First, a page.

Sunday, January 30, 2011

National City Schools - Central Falls Deja Vu?

Item 1. I wrote yesterday, but posted this morning, on the schools and municipal situation in Central Falls, RI. Right on cue, this morning's headlines detail some issues locally that mirror the issues back east. It appears that the National City schools are bracing for a strike, as teachers reject budget cutting measures like six furlough days per year. From this morning's U-T:
Faced with a $3 million deficit, the National School District said it was forced to take drastic measures by imposing six furlough days and raising class size caps this year to balance its budget — without the union’s consent. But labor leaders say the district is hording millions of dollars in its reserve account, exploiting the bad economy and bullying teachers to drive down wages and benefits.

Another case of defiant teachers clinging to their privileges and not recognizing the new political realities? Maybe. But here is what I found curious in the article. Management had a chance to settle on terms close to their desires:

When an independent fact-finding mediator issued a report that included a proposed settlement on July 19, the union’s representative signed off on the proposal that — among other things — called for five furloughs, representing a 2.7 percent pay cut.

A lawyer representing the district signed the same document, but said the district would not agree to all of the recommendations. The school board met in closed session the next day and rejected the proposal, in part because it called for a two-year contract when the district wanted a three-year agreement.

Why is the school board so adamant about getting all of their demands met? Can't answer that, but the fact that the teacher's union reps signed off so quickly makes me wonder about what is really going on. It may be that management is overplaying their admittedly strong hand. What is clear is that the district has serious budget difficulties, to the tune of $3 million dollars in the current school year budget. At least some of the pain to be endured must come from the teachers, but it remains an open question as to whether the school board erred in not taking the deal offered by mediation. Either way, fiscal realities like this are going to start impacting districts across the nation, causing reductions in pay for government employees such as teachers.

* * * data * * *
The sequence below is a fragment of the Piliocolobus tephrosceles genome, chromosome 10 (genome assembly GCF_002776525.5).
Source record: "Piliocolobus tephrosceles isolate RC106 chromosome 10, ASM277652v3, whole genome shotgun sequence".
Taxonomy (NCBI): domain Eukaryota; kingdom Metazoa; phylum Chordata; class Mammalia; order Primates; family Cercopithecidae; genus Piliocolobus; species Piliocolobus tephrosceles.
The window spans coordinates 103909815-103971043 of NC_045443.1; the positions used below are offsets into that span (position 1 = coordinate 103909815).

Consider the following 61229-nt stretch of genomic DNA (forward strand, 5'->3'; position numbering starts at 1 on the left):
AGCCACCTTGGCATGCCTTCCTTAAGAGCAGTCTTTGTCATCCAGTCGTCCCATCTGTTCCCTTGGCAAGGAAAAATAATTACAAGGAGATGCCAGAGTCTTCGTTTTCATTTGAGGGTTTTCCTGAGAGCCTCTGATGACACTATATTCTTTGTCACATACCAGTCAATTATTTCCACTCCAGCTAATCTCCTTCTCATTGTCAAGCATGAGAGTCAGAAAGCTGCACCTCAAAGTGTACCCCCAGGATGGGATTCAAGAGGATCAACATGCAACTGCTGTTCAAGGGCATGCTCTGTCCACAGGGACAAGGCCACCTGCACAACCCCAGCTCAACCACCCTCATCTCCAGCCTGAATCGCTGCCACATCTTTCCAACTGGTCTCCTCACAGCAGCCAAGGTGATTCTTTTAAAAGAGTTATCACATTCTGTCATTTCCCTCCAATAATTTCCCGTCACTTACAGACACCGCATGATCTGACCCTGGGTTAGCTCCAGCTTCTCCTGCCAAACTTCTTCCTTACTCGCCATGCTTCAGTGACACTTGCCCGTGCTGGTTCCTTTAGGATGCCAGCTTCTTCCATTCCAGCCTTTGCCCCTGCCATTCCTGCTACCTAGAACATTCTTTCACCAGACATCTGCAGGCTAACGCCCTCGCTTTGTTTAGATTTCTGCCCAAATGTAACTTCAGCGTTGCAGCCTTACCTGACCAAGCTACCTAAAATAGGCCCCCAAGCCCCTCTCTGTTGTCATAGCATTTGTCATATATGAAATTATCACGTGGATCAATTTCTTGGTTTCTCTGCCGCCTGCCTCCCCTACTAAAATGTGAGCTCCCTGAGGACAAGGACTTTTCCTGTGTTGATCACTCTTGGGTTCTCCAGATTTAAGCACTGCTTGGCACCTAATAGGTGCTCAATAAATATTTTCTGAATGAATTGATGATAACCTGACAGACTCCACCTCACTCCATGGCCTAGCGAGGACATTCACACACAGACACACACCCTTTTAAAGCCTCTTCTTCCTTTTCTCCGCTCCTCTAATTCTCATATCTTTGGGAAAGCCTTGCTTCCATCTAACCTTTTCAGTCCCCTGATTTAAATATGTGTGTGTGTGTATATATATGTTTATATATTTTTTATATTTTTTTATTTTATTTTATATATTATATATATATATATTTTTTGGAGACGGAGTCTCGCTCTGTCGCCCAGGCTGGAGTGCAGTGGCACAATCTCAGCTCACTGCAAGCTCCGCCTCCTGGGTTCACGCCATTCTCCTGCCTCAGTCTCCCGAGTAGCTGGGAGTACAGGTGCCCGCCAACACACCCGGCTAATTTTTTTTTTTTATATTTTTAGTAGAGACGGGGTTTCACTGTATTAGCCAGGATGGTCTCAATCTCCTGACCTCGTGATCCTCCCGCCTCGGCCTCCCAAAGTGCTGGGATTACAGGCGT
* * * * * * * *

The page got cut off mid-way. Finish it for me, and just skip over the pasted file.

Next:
Item 2. Mayor Sanders not yet released plan to convert new city employees to a 401(k) style retirement plan is already drawing criticism. Public employee pensions are at the heart of the Central Falls post as well. One criticism is that by keeping new workers out of the old plan, there won't be fresh cash to keep the old system afloat. Said criticism is an implicit acknowledgement that the current system amounts to a Ponzi scheme. If the current system were properly accounted and funded, this change wouldn't matter. The other criticism comes from Michael Zucchet, union leader and former council member, saying that a properly funded 401(k) that has to include a decision on whether to account for placing the new workers in the social security system (current workers are exempt), would not save appreciable amounts of money. Maybe so, but that is totally beside the point. First, such a system insulates the city from the risks of investment fluctuation. Second, the workers themselves are better off because it forces the city to fully fund its contributions in the year earned, preventing a later reneging on promises. That Michael Zucchet would be opposed only shows that he has an agenda different from actually helping city employees.

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